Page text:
It turns out that when skin cancer metastasizeit frequently follows the lymph system and causes tumors to appear along the lymph draining system nearest to the original site. In my case it made the appearance of an unknown lump on the same side of my body as the original cancer a cause for concern. This quickly led to "do you have a primary care physician that you can get in to see tomorrow?" and "we'll go ahead and schedule an ultrasound for Friday" and "you'll probably go in for surgery next week".

What I was to quickly learn was that as soon as something with potential serious consequences is observed you lose control over your schedule. The next three weeks would be filled with ultrasounds, scheduled (and cancelled) surgery appointments and finally the successful removal of the lump. For me it was the loss of control (as well as the uncertainly of it all) that was hardest to deal with.

In my case the surgery was over quickly and the surgeon was encouraged by the appearance, location and make up of the lump. It it most likely completely benign (it turned out to be a lypoma - harmless). I can only imagine the schedule and total loss of control that happens when you test positive for cancer and the medical establishment takes over. I'm hoping to never find out first hand.

One of the challenges associated with all this was simply getting myself to and from the hospital. For patients actively undergoing treatment the simple act of driving is challenging. For that reason I would encourage Vermont readers to visit the volunteer driving opportunities organized by United Way. I'm putting this on my list of to do's when this is all behind me.


Triumph Stockton Jacket Review

 Review and use test - Triumph Stockton Leather Motorcycle Jacket

I've been looking for a good leather jacket to replace an old textile version for a while - came across this Stockton jacket at my local Triumph dealer and picked it up a couple of days ago.

First impressions:

Beautifully made, excellent craftsmanship. The leather is strong - but very flexible and easy to wear. Has a nice "mid weight" feel to it. I'm 5'10" 160pounds and the mens 42 fit perfectly. Sleeves exactly the right length and torso snug but not too tight. The forearms are snug but not too tight and the cuff zippers allow for easy on and off.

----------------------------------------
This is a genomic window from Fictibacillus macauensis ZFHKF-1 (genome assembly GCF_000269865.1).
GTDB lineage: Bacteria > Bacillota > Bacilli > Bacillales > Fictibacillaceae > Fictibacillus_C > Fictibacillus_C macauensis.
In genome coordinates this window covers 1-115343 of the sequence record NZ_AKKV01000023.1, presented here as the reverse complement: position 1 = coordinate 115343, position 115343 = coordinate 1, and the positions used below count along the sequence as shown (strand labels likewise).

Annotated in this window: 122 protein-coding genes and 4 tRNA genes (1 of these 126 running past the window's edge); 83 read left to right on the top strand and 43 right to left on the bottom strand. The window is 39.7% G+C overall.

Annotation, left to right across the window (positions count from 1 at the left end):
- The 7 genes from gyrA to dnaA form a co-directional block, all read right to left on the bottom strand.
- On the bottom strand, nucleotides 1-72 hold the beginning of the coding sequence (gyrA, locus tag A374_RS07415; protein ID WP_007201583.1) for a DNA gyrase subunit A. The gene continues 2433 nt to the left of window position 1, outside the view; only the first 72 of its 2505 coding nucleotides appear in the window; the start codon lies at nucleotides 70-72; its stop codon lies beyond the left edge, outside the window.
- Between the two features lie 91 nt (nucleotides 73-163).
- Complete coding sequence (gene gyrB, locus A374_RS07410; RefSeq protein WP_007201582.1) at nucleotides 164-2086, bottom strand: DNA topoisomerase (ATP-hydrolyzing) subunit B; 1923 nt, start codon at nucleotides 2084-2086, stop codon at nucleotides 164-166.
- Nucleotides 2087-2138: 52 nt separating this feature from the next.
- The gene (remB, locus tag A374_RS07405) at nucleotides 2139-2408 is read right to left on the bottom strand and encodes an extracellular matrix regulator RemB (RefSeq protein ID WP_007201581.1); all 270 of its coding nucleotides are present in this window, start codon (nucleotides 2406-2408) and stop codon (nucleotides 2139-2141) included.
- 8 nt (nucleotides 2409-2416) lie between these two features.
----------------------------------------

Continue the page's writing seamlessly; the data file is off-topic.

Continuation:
Riding report:

Very comfortable riding. The back has expandable panels around the shoulders which made reaching forward easy.

Triumph Stockton Jacket - front view

There are two zippers on the front - just below each shoulder. These allow air to vent in nicely. Zipper pulls are solid and well made. On the plus - great ventilation for a leather jacket. On the minus - the zipper is never airtight so in cold weather there is still a bit of a draft.

Triumph Stockton Jacket - rear view

The zipper across the back allow for air flow front to back - again - one of the best ventilated leather jackets I've seen.

Triumph Stockton Jacket - rear vent open

Yet another rear vent - this time vertically along the side.

Fall Update
It is Fall here in Vermont now  and the weather is getting cooler. I've had the jacket for several months and it has held up well - all zipper pulls still working and all seems look great. The problem lies with the bicep zipper - in cold weather the cold air just sort of streams in and is pretty cold again my bicep. The air travels up along the shoulder. I've had the bike and jacket out in 45 degree weather and while overall it is toasty with the liner zipped in place, I can tell already that the bicep zipper is going to be a problem when it gets really cold. Suggestions? Maybe black tape on the inside once it gets cold?


Bill Patton's Harvard Business Review Comments

  • Harvard Business Review

    HBR online pieces frequently have interesting comments and discussions at the end of the article. These are some of my contributions.

    Years ago i was given a simple piece of advice regarding culture that i've used to evaluate organizational cultures again and again - particularly with respect to potential mergers or strategic alliances. 
    "Look down". For some strange reason, shoes tell a lot. Are you wearing chuck t's while your interviewer is wearing manolo blahnik's? Are the senior managers for your acquisition prospect wearing flip flops while the parent company staff are all wearing florsheims?